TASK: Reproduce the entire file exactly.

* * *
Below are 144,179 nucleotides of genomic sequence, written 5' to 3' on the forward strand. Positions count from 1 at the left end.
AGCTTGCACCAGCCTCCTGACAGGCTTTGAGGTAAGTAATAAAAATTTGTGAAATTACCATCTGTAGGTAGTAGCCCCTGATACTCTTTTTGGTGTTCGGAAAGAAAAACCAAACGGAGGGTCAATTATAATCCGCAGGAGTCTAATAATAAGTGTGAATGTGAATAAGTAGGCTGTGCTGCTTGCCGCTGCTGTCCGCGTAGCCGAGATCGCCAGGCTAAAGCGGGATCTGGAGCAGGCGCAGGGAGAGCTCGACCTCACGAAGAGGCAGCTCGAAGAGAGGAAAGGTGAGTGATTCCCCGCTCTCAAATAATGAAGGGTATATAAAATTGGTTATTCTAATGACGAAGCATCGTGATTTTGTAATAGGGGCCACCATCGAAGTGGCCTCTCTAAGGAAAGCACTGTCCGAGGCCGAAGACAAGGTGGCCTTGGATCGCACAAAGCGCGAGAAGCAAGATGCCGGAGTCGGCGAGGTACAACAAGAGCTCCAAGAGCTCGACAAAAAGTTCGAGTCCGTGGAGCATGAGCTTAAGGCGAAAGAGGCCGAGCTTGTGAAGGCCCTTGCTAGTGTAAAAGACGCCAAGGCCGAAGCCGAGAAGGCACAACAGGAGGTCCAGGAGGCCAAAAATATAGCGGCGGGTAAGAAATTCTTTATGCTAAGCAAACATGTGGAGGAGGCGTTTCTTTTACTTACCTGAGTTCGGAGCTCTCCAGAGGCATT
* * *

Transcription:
Below are 144,179 nucleotides of genomic sequence, written 5' to 3' on the forward strand. Positions count from 1 at the left end.
AGCTTGCACCAGCCTCCTGACAGGCTTTGAGGTAAGTAATAAAAATTTGTGAAATTACCATCTGTAGGTAGTAGCCCCTGATACTCTTTTTGGTGTTCGGAAAGAAAAACCAAACGGAGGGTCAATTATAATCCGCAGGAGTCTAATAATAAGTGTGAATGTGAATAAGTAGGCTGTGCTGCTTGCCGCTGCTGTCCGCGTAGCCGAGATCGCCAGGCTAAAGCGGGATCTGGAGCAGGCGCAGGGAGAGCTCGACCTCACGAAGAGGCAGCTCGAAGAGAGGAAAGGTGAGTGATTCCCCGCTCTCAAATAATGAAGGGTATATAAAATTGGTTATTCTAATGACGAAGCATCGTGATTTTGTAATAGGGGCCACCATCGAAGTGGCCTCTCTAAGGAAAGCACTGTCCGAGGCCGAAGACAAGGTGGCCTTGGATCGCACAAAGCGCGAGAAGCAAGATGCCGGAGTCGGCGAGGTACAACAAGAGCTCCAAGAGCTCGACAAAAAGTTCGAGTCCGTGGAGCATGAGCTTAAGGCGAAAGAGGCCGAGCTTGTGAAGGCCCTTGCTAGTGTAAAAGACGCCAAGGCCGAAGCCGAGAAGGCACAACAGGAGGTCCAGGAGGCCAAAAATATAGCGGCGGGTAAGAAATTCTTTATGCTAAGCAAACATGTGGAGGAGGCGTTTCTTTTACTTACCTGAGTTCGGAGCTCTCCAGAGGCATT